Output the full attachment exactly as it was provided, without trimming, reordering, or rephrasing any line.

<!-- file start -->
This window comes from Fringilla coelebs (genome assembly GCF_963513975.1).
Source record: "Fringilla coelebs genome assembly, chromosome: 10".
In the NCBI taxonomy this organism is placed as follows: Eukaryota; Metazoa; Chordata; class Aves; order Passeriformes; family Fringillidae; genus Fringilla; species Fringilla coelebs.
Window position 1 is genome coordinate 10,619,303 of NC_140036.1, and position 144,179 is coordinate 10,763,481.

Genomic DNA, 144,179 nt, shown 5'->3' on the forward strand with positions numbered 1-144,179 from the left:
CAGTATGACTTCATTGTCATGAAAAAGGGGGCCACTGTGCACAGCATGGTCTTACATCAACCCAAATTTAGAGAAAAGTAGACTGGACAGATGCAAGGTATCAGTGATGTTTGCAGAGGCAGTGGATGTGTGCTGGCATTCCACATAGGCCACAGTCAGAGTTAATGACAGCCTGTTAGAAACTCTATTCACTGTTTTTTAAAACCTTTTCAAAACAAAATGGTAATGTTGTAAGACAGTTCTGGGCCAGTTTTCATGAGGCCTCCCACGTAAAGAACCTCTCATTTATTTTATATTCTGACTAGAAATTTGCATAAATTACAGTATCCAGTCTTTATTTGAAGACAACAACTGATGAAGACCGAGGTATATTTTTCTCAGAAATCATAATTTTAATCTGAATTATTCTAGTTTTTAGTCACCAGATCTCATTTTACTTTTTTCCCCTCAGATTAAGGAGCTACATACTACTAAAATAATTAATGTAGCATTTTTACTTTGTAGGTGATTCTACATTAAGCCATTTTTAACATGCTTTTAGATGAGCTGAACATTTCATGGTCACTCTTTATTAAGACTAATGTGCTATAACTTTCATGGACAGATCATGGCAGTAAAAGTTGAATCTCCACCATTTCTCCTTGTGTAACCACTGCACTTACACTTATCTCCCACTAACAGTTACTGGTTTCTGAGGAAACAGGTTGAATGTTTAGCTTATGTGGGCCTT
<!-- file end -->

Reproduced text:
This window comes from Fringilla coelebs (genome assembly GCF_963513975.1).
Source record: "Fringilla coelebs genome assembly, chromosome: 10".
In the NCBI taxonomy this organism is placed as follows: Eukaryota; Metazoa; Chordata; class Aves; order Passeriformes; family Fringillidae; genus Fringilla; species Fringilla coelebs.
Window position 1 is genome coordinate 10,619,303 of NC_140036.1, and position 144,179 is coordinate 10,763,481.

Genomic DNA, 144,179 nt, shown 5'->3' on the forward strand with positions numbered 1-144,179 from the left:
CAGTATGACTTCATTGTCATGAAAAAGGGGGCCACTGTGCACAGCATGGTCTTACATCAACCCAAATTTAGAGAAAAGTAGACTGGACAGATGCAAGGTATCAGTGATGTTTGCAGAGGCAGTGGATGTGTGCTGGCATTCCACATAGGCCACAGTCAGAGTTAATGACAGCCTGTTAGAAACTCTATTCACTGTTTTTTAAAACCTTTTCAAAACAAAATGGTAATGTTGTAAGACAGTTCTGGGCCAGTTTTCATGAGGCCTCCCACGTAAAGAACCTCTCATTTATTTTATATTCTGACTAGAAATTTGCATAAATTACAGTATCCAGTCTTTATTTGAAGACAACAACTGATGAAGACCGAGGTATATTTTTCTCAGAAATCATAATTTTAATCTGAATTATTCTAGTTTTTAGTCACCAGATCTCATTTTACTTTTTTCCCCTCAGATTAAGGAGCTACATACTACTAAAATAATTAATGTAGCATTTTTACTTTGTAGGTGATTCTACATTAAGCCATTTTTAACATGCTTTTAGATGAGCTGAACATTTCATGGTCACTCTTTATTAAGACTAATGTGCTATAACTTTCATGGACAGATCATGGCAGTAAAAGTTGAATCTCCACCATTTCTCCTTGTGTAACCACTGCACTTACACTTATCTCCCACTAACAGTTACTGGTTTCTGAGGAAACAGGTTGAATGTTTAGCTTATGTGGGCCTT